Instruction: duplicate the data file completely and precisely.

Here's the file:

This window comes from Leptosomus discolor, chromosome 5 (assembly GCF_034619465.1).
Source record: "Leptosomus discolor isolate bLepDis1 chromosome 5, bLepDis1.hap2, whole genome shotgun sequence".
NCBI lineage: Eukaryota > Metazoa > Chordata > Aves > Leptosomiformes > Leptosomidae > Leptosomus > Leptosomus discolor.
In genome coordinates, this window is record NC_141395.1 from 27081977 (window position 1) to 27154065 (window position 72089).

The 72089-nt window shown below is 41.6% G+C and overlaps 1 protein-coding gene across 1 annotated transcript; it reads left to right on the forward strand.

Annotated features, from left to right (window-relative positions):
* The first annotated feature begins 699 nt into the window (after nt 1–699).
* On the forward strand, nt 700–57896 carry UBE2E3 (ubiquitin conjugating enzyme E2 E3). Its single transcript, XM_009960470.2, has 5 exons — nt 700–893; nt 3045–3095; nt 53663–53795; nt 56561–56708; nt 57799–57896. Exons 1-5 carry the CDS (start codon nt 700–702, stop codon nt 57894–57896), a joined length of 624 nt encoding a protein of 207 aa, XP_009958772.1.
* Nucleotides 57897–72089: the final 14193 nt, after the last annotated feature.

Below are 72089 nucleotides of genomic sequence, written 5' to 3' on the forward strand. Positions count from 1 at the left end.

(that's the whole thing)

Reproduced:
This window comes from Leptosomus discolor, chromosome 5 (assembly GCF_034619465.1).
Source record: "Leptosomus discolor isolate bLepDis1 chromosome 5, bLepDis1.hap2, whole genome shotgun sequence".
NCBI lineage: Eukaryota > Metazoa > Chordata > Aves > Leptosomiformes > Leptosomidae > Leptosomus > Leptosomus discolor.
In genome coordinates, this window is record NC_141395.1 from 27081977 (window position 1) to 27154065 (window position 72089).

The 72089-nt window shown below is 41.6% G+C and overlaps 1 protein-coding gene across 1 annotated transcript; it reads left to right on the forward strand.

Annotated features, from left to right (window-relative positions):
* The first annotated feature begins 699 nt into the window (after nt 1–699).
* On the forward strand, nt 700–57896 carry UBE2E3 (ubiquitin conjugating enzyme E2 E3). Its single transcript, XM_009960470.2, has 5 exons — nt 700–893; nt 3045–3095; nt 53663–53795; nt 56561–56708; nt 57799–57896. Exons 1-5 carry the CDS (start codon nt 700–702, stop codon nt 57894–57896), a joined length of 624 nt encoding a protein of 207 aa, XP_009958772.1.
* Nucleotides 57897–72089: the final 14193 nt, after the last annotated feature.

Below are 72089 nucleotides of genomic sequence, written 5' to 3' on the forward strand. Positions count from 1 at the left end.